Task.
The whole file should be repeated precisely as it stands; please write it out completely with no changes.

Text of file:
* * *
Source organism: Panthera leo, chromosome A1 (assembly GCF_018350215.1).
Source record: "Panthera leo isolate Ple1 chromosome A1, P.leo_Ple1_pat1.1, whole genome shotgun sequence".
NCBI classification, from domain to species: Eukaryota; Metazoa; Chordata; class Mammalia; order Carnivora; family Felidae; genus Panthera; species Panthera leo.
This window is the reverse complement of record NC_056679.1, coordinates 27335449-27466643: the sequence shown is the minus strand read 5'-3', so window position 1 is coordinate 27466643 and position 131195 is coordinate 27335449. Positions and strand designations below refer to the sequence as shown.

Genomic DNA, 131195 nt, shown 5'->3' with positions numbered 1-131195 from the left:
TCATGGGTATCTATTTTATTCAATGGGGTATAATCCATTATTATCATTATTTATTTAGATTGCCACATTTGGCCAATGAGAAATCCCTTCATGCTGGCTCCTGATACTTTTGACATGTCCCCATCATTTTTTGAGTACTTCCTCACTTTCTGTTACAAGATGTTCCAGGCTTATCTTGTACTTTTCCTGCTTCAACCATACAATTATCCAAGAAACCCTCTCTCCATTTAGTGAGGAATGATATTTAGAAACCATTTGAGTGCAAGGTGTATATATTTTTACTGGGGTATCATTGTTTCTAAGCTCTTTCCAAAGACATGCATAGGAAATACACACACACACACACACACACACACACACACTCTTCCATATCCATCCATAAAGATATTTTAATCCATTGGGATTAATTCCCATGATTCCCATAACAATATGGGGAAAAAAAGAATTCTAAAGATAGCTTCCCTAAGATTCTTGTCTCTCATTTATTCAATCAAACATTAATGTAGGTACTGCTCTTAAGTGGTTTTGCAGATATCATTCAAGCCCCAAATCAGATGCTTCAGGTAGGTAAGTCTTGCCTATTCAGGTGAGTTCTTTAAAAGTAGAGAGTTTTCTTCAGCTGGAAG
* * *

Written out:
Source organism: Panthera leo, chromosome A1 (assembly GCF_018350215.1).
Source record: "Panthera leo isolate Ple1 chromosome A1, P.leo_Ple1_pat1.1, whole genome shotgun sequence".
NCBI classification, from domain to species: Eukaryota; Metazoa; Chordata; class Mammalia; order Carnivora; family Felidae; genus Panthera; species Panthera leo.
This window is the reverse complement of record NC_056679.1, coordinates 27335449-27466643: the sequence shown is the minus strand read 5'-3', so window position 1 is coordinate 27466643 and position 131195 is coordinate 27335449. Positions and strand designations below refer to the sequence as shown.

Genomic DNA, 131195 nt, shown 5'->3' with positions numbered 1-131195 from the left:
TCATGGGTATCTATTTTATTCAATGGGGTATAATCCATTATTATCATTATTTATTTAGATTGCCACATTTGGCCAATGAGAAATCCCTTCATGCTGGCTCCTGATACTTTTGACATGTCCCCATCATTTTTTGAGTACTTCCTCACTTTCTGTTACAAGATGTTCCAGGCTTATCTTGTACTTTTCCTGCTTCAACCATACAATTATCCAAGAAACCCTCTCTCCATTTAGTGAGGAATGATATTTAGAAACCATTTGAGTGCAAGGTGTATATATTTTTACTGGGGTATCATTGTTTCTAAGCTCTTTCCAAAGACATGCATAGGAAATACACACACACACACACACACACACACACACACTCTTCCATATCCATCCATAAAGATATTTTAATCCATTGGGATTAATTCCCATGATTCCCATAACAATATGGGGAAAAAAAGAATTCTAAAGATAGCTTCCCTAAGATTCTTGTCTCTCATTTATTCAATCAAACATTAATGTAGGTACTGCTCTTAAGTGGTTTTGCAGATATCATTCAAGCCCCAAATCAGATGCTTCAGGTAGGTAAGTCTTGCCTATTCAGGTGAGTTCTTTAAAAGTAGAGAGTTTTCTTCAGCTGGAAG